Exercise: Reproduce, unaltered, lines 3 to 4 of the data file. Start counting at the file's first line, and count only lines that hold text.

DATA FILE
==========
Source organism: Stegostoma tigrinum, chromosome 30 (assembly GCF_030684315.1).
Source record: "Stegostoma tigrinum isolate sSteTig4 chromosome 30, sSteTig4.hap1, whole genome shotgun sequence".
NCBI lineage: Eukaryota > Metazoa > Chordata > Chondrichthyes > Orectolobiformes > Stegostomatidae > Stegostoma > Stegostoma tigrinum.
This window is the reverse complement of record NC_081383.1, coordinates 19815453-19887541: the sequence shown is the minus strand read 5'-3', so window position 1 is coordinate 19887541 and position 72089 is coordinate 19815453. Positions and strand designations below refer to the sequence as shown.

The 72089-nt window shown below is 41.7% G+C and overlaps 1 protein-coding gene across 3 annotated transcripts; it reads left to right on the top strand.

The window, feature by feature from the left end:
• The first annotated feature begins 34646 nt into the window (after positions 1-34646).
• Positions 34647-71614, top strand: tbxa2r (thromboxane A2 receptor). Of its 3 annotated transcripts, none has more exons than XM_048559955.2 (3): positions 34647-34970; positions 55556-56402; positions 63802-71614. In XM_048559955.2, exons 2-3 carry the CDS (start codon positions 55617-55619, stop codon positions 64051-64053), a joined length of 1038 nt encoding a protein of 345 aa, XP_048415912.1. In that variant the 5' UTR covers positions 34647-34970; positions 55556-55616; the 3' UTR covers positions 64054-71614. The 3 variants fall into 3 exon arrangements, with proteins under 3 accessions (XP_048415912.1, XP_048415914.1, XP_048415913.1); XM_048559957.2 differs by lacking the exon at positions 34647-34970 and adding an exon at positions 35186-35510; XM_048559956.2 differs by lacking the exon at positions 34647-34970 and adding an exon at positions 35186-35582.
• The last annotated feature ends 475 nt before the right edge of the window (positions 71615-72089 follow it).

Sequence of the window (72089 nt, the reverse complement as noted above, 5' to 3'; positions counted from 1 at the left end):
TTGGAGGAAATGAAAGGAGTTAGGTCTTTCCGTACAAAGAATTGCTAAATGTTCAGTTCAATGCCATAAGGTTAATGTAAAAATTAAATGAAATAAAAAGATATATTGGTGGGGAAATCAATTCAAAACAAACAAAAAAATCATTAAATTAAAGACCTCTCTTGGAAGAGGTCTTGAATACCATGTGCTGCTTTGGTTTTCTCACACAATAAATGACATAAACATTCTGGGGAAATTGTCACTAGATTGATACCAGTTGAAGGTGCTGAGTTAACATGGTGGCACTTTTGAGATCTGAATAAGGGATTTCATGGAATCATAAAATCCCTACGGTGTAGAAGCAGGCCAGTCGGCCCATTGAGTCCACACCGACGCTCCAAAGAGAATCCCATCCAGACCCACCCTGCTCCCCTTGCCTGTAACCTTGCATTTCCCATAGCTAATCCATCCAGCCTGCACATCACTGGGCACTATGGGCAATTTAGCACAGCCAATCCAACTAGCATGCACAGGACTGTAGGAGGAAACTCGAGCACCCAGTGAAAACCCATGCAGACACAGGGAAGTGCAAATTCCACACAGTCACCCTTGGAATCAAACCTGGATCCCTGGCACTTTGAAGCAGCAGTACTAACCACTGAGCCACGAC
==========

NCBI lineage: Eukaryota > Metazoa > Chordata > Chondrichthyes > Orectolobiformes > Stegostomatidae > Stegostoma > Stegostoma tigrinum.
This window is the reverse complement of record NC_081383.1, coordinates 19815453-19887541: the sequence shown is the minus strand read 5'-3', so window position 1 is coordinate 19887541 and position 72089 is coordinate 19815453. Positions and strand designations below refer to the sequence as shown.